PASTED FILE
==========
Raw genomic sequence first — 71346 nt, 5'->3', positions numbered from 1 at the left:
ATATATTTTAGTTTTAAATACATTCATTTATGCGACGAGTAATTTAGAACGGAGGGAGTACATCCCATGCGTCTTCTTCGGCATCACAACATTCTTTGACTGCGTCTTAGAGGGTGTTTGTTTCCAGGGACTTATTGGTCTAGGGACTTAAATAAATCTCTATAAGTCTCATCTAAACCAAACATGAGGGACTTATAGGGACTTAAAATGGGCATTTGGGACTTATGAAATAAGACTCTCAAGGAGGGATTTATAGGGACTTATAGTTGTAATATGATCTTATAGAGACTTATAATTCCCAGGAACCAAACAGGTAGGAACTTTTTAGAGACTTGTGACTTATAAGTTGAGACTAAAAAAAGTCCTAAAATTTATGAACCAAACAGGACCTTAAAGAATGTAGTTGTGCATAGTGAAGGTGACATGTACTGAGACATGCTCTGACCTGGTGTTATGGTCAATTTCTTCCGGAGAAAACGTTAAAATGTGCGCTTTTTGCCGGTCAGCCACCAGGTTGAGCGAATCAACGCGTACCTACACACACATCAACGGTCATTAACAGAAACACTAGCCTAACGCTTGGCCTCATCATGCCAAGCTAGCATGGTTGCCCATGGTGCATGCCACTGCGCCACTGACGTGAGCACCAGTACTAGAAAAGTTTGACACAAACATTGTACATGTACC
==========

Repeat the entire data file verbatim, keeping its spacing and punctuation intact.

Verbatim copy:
Raw genomic sequence first — 71346 nt, 5'->3', positions numbered from 1 at the left:
ATATATTTTAGTTTTAAATACATTCATTTATGCGACGAGTAATTTAGAACGGAGGGAGTACATCCCATGCGTCTTCTTCGGCATCACAACATTCTTTGACTGCGTCTTAGAGGGTGTTTGTTTCCAGGGACTTATTGGTCTAGGGACTTAAATAAATCTCTATAAGTCTCATCTAAACCAAACATGAGGGACTTATAGGGACTTAAAATGGGCATTTGGGACTTATGAAATAAGACTCTCAAGGAGGGATTTATAGGGACTTATAGTTGTAATATGATCTTATAGAGACTTATAATTCCCAGGAACCAAACAGGTAGGAACTTTTTAGAGACTTGTGACTTATAAGTTGAGACTAAAAAAAGTCCTAAAATTTATGAACCAAACAGGACCTTAAAGAATGTAGTTGTGCATAGTGAAGGTGACATGTACTGAGACATGCTCTGACCTGGTGTTATGGTCAATTTCTTCCGGAGAAAACGTTAAAATGTGCGCTTTTTGCCGGTCAGCCACCAGGTTGAGCGAATCAACGCGTACCTACACACACATCAACGGTCATTAACAGAAACACTAGCCTAACGCTTGGCCTCATCATGCCAAGCTAGCATGGTTGCCCATGGTGCATGCCACTGCGCCACTGACGTGAGCACCAGTACTAGAAAAGTTTGACACAAACATTGTACATGTACC